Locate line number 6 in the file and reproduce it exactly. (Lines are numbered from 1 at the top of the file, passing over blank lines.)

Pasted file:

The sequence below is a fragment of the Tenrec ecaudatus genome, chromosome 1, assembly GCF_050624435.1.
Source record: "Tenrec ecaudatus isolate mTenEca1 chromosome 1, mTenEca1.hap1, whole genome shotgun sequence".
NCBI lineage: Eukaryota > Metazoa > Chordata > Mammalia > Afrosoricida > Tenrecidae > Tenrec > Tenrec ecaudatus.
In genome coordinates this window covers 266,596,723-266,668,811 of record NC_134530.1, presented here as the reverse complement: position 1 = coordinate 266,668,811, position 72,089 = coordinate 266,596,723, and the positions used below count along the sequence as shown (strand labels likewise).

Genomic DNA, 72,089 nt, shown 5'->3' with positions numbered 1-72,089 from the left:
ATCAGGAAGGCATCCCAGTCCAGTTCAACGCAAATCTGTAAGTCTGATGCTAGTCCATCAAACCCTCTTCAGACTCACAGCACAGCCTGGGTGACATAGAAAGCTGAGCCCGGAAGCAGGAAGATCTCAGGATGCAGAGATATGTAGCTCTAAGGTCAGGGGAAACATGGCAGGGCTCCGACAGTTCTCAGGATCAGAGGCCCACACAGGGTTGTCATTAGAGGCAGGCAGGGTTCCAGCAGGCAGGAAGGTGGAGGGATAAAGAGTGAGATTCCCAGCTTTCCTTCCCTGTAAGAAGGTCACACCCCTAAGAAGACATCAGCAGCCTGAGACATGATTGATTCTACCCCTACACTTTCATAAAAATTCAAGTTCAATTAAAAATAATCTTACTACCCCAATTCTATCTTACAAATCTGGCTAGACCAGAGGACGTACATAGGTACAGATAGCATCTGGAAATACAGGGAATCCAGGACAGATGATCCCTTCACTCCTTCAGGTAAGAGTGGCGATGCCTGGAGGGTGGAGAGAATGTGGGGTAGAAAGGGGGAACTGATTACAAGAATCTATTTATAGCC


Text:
ATCAGGAAGGCATCCCAGTCCAGTTCAACGCAAATCTGTAAGTCTGATGCTAGTCCATCAAACCCTCTTCAGACTCACAGCACAGCCTGGGTGACATAGAAAGCTGAGCCCGGAAGCAGGAAGATCTCAGGATGCAGAGATATGTAGCTCTAAGGTCAGGGGAAACATGGCAGGGCTCCGACAGTTCTCAGGATCAGAGGCCCACACAGGGTTGTCATTAGAGGCAGGCAGGGTTCCAGCAGGCAGGAAGGTGGAGGGATAAAGAGTGAGATTCCCAGCTTTCCTTCCCTGTAAGAAGGTCACACCCCTAAGAAGACATCAGCAGCCTGAGACATGATTGATTCTACCCCTACACTTTCATAAAAATTCAAGTTCAATTAAAAATAATCTTACTACCCCAATTCTATCTTACAAATCTGGCTAGACCAGAGGACGTACATAGGTACAGATAGCATCTGGAAATACAGGGAATCCAGGACAGATGATCCCTTCACTCCTTCAGGTAAGAGTGGCGATGCCTGGAGGGTGGAGAGAATGTGGGGTAGAAAGGGGGAACTGATTACAAGAATCTATTTATAGCC